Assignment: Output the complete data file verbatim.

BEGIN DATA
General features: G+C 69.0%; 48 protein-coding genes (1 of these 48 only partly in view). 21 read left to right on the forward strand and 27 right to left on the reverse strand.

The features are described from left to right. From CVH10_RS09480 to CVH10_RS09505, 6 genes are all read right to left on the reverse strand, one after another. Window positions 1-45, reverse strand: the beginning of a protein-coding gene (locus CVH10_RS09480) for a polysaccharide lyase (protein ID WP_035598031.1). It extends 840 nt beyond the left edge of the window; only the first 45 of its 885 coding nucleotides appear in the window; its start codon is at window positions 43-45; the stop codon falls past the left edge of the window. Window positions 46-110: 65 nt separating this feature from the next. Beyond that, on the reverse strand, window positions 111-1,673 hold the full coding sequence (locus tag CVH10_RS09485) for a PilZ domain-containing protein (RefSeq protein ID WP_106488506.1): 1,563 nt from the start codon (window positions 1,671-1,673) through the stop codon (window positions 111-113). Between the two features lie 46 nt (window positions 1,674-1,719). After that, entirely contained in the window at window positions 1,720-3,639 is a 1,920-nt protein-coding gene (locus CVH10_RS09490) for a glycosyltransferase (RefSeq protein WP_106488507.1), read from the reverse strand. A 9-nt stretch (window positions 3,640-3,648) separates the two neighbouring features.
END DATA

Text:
General features: G+C 69.0%; 48 protein-coding genes (1 of these 48 only partly in view). 21 read left to right on the forward strand and 27 right to left on the reverse strand.

The features are described from left to right. From CVH10_RS09480 to CVH10_RS09505, 6 genes are all read right to left on the reverse strand, one after another. Window positions 1-45, reverse strand: the beginning of a protein-coding gene (locus CVH10_RS09480) for a polysaccharide lyase (protein ID WP_035598031.1). It extends 840 nt beyond the left edge of the window; only the first 45 of its 885 coding nucleotides appear in the window; its start codon is at window positions 43-45; the stop codon falls past the left edge of the window. Window positions 46-110: 65 nt separating this feature from the next. Beyond that, on the reverse strand, window positions 111-1,673 hold the full coding sequence (locus tag CVH10_RS09485) for a PilZ domain-containing protein (RefSeq protein ID WP_106488506.1): 1,563 nt from the start codon (window positions 1,671-1,673) through the stop codon (window positions 111-113). Between the two features lie 46 nt (window positions 1,674-1,719). After that, entirely contained in the window at window positions 1,720-3,639 is a 1,920-nt protein-coding gene (locus CVH10_RS09490) for a glycosyltransferase (RefSeq protein WP_106488507.1), read from the reverse strand. A 9-nt stretch (window positions 3,640-3,648) separates the two neighbouring features.